16 CFR Part 301: Regulations Under the Fur Products Labeling Act, FTC Matter No. P074201 #00007

Submission Number:
00007
Commenter:
BrettBartleson
State:
Colorado
Initiative Name:
16 CFR Part 301: Regulations Under the Fur Products Labeling Act, FTC Matter No. P074201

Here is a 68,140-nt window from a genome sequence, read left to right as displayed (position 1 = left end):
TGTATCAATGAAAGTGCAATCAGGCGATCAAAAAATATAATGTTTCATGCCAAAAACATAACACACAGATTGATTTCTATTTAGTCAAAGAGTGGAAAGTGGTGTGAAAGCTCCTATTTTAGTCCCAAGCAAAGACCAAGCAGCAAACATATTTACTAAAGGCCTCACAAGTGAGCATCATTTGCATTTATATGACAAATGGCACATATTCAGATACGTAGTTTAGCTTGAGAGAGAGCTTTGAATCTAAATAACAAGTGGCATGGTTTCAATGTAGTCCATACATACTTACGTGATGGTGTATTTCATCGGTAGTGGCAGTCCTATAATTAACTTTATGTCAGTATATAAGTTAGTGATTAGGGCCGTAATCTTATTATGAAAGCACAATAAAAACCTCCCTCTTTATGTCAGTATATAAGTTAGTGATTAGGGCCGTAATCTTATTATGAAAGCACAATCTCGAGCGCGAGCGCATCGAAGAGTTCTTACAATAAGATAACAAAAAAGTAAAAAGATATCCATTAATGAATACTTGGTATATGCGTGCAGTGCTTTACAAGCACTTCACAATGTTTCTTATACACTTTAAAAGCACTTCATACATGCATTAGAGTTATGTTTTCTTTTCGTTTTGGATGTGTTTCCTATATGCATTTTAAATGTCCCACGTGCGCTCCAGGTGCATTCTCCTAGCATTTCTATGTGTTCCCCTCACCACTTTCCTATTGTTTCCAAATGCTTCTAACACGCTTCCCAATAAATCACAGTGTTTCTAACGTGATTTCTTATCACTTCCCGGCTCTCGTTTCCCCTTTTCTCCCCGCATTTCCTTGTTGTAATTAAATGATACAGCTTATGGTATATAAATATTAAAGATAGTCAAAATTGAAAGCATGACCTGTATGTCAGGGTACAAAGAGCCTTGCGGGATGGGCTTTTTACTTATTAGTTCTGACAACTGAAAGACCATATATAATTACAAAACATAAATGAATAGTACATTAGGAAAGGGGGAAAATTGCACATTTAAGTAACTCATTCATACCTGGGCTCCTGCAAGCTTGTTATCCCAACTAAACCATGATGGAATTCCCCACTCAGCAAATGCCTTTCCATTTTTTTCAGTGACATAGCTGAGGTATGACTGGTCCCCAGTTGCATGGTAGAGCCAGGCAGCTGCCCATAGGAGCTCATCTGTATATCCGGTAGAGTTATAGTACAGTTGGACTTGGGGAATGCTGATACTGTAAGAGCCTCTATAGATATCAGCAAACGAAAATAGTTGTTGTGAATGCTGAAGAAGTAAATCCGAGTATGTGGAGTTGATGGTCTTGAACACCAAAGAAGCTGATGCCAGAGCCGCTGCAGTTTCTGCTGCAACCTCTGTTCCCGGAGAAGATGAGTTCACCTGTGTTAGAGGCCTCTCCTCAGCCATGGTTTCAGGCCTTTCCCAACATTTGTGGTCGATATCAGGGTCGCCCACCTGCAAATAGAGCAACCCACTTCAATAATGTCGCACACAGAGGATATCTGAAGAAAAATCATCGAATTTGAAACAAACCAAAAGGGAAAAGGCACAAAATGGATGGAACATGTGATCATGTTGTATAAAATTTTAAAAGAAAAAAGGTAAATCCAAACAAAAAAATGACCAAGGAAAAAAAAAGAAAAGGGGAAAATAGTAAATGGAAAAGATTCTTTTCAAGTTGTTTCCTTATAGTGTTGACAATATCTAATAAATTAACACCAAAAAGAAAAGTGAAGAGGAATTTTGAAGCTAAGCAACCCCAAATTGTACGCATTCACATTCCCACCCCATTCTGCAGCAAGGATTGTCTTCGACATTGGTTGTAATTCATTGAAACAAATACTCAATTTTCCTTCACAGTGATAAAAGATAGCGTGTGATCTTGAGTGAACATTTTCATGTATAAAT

Subject: Fur Rules Review, Matter No. P074201, Require "Raccoon Dog" on fur labels To Whom It May Concern, Regarding Fur Rules Review, Matter No. P074201: Raccoon dogs are among the most mistreated animals for their fur, and consumers deserve to know when fur from raccoon dogs is trimming garments. Inaccurate trade names like "Asiatic raccoon" and "Finn raccoon" are misleading and serve only to disguise the live skinning and other mistreatment of raccoon dogs. Please make sure raccoon dog fur is called raccoon dog fur in advertisements and on labels. The fur industry has a long history of misrepresentation in order to sell its products. The Fur Products Labeling Act and the recently signed and passed The Truth in Fur Labeling Act were enacted to specifically address this issue. Now the fur industry wants to be allowed to sell Raccoon Dog under the deceptive euphemism of "Asiatic Raccoon" or "Finn Raccoon", so that unsuspecting and unaware consumers are not informed of the actual name of fur product in question, and no doubt so consumers won't make the connection to the live skinning and other abuses of this animal that have been well documented. The Raccoon Dog, Nyctereutes procyonoides, is a member of the Canidae (Dog) family and is NOT, as the fur industry name "Asiatic Raccoon" implies, a member of the Procyonidae (Raccoon) family. All reputable governmental and scientific sources, including the U.S. Fish and Wildlife Service, the Natural Resources Conservation Service, the Smithsonian Institution, National Geographic, PBS Nature (Season 31/Episode 1) Siberian Tiger Quest (October 10, 2012), call this animal the Raccoon Dog. The FTC Report Regulations Under the Fur Products Labeling Act (September 17, 2012) stated in its Analysis that the term Asiatic Raccoon is consistent with the fact that the animal has a raccoon-like fur pattern around its eyes. However, a Spectacled Bear also has "has a raccoon-like fur pattern around its eyes". That does not make a bear a raccoon. A Panda has rings around its eyes. That does not make it a raccoon. With all due respect do you not understand the concept of an adjective Tiger Shrimp, Tiger Sharks and Tiger Lillies can not be called Tigers simply because they have stripes! Whale Sharks are not Whales. They are sharks! Catbirds are not Cats! Butterflies are not Butter! Raccoon Dogs are not Raccoons. Raccoon Dogs are Dogs! Canids! It's right there in their family name. Canidae! The Fur Act prohibits misbranding and false advertising of fur products. The labeling of Raccoon Dog of the family Canidae, as a "Raccoon" of the family Procyonidae is a violation of the prohibition on misbranding and false advertising of fur products. The FTC and its members would be party to a violation of the law and could be held civilly and criminally liable, for enacting deceptive and misleading terminology, or for refusing to enact or enforce names and labeling requirements consistent with the intent of the Act. The stated mission of the FTC is "To prevent business practices that are anticompetitive, deceptive, or unfair to consumers". Referring to the Raccoon Dog, a Canid, or Dog, as a Raccoon is deceptive to consumers, in direct violation of your stated mission. If you choose to use the name "Asiatic Raccoon", you are explicitly choosing to mislead consumers, away from the animals common name and scientific relationship to the Dog family, and to a non-existent relationship to the Raccoon family. In support of the stated mission of the FTC to prevent business practices that are deceptive to customers, and to avoid violation of the Fur Act which prohibits misbranding and false advertising of fur products, please refer to the Raccoon Dog by its correct name, and require that the fur industry use the correct name in their labeling of fur products.